The PA system sounded again, announcing that the boat was approaching the dock, and would be loading shortly. Yankees fans flooded the perimeter of the terminal. Hundreds of them. Thousands. All wearing jerseys. Carrying banners. Even inside the holding chamber, chants of “Let’s go Yankees!” and “Twen-ty-seven!” filled the air. Someone clanged a pot, or, at least, had an electronic device that simulated the sound of a pot being clanged -- that’s more what it sounded like. In a Proustian moment, I was suddenly overcome by nostalgia. When the Yankees won the World Series in ’78, I was a sophomore at Curtis High School on Staten Island. The day of the championship parade... I was in the school library... I don’t know what I was doing in the library. Was it a scheduled library period? Was there such a thing as a scheduled library period? Whatever. I was in the library. And Angela Benn -- I can still picture her in faded jeans and ski jacket with orange and brown chevrons at the collar -- asked if I wanted to cut school and go to the parade. And I said no. (I should confess, I had a crush on Angie, the depths of which led me, after she commented on how she liked my T-shirt featuring an iron-on Siberian Husky, along with “Sarge,” the name of the family Siberian Husky, to change out of it during gym, and present it to her that afternoon.) Everyone’s got regrets. Two or three that wake you in the middle of the night, shirt damp. And then a longer list, that seem to come out of nowhere, like catching a glimpse of someone in a crowd that you think you recognize from your past. This would be, like, number 89 on my list.»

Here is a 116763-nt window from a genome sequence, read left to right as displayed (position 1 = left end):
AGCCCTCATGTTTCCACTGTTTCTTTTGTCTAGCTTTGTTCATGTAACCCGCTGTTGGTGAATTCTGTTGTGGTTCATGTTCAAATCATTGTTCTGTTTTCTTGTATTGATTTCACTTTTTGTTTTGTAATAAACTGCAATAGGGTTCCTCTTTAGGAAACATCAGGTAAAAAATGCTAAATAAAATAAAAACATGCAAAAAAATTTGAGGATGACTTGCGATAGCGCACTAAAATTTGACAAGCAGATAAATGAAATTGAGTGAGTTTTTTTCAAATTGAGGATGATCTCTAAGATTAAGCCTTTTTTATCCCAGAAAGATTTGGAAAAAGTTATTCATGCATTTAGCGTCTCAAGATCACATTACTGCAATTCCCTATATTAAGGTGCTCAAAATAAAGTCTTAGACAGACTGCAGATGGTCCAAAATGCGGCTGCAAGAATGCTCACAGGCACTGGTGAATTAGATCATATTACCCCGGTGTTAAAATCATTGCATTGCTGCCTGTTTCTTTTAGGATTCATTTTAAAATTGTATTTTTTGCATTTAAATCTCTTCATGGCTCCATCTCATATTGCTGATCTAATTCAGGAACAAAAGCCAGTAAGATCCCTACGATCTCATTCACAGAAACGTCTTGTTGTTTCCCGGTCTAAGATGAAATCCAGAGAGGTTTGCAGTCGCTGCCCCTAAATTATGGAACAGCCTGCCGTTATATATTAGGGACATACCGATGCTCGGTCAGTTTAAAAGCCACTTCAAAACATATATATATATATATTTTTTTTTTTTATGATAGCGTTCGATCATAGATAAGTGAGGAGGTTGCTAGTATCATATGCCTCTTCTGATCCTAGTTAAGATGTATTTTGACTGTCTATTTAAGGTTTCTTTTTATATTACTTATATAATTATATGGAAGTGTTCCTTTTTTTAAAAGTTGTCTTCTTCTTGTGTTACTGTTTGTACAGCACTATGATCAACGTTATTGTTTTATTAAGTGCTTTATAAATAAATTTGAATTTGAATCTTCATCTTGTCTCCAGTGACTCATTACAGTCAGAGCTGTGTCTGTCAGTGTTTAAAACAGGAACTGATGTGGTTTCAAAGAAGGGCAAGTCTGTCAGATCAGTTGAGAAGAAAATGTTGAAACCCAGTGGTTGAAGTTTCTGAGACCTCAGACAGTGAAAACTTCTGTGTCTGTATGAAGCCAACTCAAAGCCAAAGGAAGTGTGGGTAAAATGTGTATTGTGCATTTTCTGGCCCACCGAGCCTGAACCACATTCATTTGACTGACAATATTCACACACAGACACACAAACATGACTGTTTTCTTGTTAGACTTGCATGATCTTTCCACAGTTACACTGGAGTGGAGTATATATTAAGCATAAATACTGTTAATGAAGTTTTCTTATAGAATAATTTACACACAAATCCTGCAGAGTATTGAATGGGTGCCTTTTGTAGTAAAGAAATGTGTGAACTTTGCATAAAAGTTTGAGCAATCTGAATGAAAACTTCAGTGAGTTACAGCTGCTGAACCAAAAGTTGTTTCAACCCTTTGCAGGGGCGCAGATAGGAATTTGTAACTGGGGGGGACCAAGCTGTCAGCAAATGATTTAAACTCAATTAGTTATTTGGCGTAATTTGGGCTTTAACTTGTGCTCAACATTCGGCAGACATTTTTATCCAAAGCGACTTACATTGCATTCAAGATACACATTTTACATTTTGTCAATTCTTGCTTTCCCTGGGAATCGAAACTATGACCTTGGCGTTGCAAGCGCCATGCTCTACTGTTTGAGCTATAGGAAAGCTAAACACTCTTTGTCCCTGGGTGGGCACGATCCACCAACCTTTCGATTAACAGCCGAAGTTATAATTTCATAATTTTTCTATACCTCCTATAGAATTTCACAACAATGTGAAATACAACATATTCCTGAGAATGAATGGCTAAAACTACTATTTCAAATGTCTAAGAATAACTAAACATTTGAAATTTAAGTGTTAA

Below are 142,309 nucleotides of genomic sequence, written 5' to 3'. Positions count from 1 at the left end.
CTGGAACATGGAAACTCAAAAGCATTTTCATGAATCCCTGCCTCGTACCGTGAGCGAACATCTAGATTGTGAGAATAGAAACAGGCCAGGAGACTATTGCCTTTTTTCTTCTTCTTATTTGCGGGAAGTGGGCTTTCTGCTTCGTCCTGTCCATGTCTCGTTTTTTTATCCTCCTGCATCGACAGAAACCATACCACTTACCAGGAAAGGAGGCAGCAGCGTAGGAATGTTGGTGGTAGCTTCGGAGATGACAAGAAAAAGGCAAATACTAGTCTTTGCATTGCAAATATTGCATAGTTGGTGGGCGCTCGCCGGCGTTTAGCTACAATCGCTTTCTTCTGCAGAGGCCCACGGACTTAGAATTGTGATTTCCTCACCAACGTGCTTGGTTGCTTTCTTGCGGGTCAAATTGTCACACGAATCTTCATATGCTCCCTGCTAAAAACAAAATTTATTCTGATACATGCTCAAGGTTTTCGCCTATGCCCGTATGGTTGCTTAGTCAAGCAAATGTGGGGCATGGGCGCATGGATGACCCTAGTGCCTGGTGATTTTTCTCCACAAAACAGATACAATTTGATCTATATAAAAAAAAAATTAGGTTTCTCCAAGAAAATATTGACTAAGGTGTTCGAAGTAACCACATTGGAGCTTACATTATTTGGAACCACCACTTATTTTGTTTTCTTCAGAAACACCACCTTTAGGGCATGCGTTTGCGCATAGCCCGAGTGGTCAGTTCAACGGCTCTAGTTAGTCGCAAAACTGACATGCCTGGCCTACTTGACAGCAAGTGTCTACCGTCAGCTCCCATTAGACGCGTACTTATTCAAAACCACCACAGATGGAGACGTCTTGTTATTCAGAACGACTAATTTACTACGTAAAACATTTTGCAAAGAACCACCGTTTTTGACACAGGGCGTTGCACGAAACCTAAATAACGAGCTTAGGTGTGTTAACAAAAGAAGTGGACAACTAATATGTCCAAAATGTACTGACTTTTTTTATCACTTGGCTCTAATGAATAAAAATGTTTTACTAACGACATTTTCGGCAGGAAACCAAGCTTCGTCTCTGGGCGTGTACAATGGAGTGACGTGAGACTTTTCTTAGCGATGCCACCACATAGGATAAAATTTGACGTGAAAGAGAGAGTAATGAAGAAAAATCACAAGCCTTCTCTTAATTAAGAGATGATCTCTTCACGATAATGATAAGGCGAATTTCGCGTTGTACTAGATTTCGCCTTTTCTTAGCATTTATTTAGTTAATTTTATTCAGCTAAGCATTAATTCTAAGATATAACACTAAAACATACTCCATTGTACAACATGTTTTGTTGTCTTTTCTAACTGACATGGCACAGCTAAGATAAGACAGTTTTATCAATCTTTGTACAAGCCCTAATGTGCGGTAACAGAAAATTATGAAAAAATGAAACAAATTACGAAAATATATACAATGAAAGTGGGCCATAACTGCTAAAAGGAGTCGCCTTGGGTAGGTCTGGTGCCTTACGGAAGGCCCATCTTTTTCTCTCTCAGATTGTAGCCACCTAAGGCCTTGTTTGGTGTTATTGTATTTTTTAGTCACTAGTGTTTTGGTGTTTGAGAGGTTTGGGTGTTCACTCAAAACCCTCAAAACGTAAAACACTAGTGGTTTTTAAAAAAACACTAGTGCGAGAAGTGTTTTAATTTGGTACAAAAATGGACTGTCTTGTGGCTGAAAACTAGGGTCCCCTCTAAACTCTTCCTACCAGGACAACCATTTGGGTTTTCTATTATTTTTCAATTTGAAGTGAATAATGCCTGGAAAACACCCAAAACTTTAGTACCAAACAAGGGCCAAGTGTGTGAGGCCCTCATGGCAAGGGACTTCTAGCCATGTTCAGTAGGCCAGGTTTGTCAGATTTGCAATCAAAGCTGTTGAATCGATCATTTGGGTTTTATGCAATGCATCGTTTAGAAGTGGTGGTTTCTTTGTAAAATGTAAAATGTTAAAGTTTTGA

Photo by Patrick Kiteley
The door finally opened, twenty minutes late, and the crowd pushed forward. The man next to me said, “Did the Yankees win it today?” I offered up a sideways glance, to discover an aging biker in a scarred black leather motorcycle jacket and bandana, from which hung a grey ponytail. His face, though weathered, was kind. Like he’d found peace through sobriety. “They won on Wednesday,” I said. He looked confused. “Today was the parade.” This made sense of the world for him, and his expression was overcome with joy. He explained how his TV had broken just prior to the World Series. When I commiserated with him, he said, “I don’t care that I didn’t see it. Just as long as they won!” Emphasis on “they.” The Yankees. Heads turned as a fight broke out by the entrance, and when I turned back, the amorphous crowd had shifted as it squeezed through the door, and the kind biker was gone.
Settling into my regular seat on the top deck of the boat, I put on my headphones, and took out my play to work on the rewrite. As we approached Manhattan, I packed up my bag and made my way to the lower deck, so that I could exit ahead of the crowd. I negotiated the mob of Yankees fans milling about in front of the terminal, and hurried down to the subway and, dodging a man with a guide book, oblivious that the doors were about to close in his face, jumped on the 1 Train just before it pulled out of the station. We arrived at Chambers simultaneously as the 2 express, and I scurried across the platform and squeezed in, and got to Times Square just a few minutes late for work.
This summer, Tom Diriwachter has a one-act play, "Pests," in The Drafts at Horse Trade 10 Minute Play Festival, as well as a new full-length play, "Age Out," at Theater For the New City.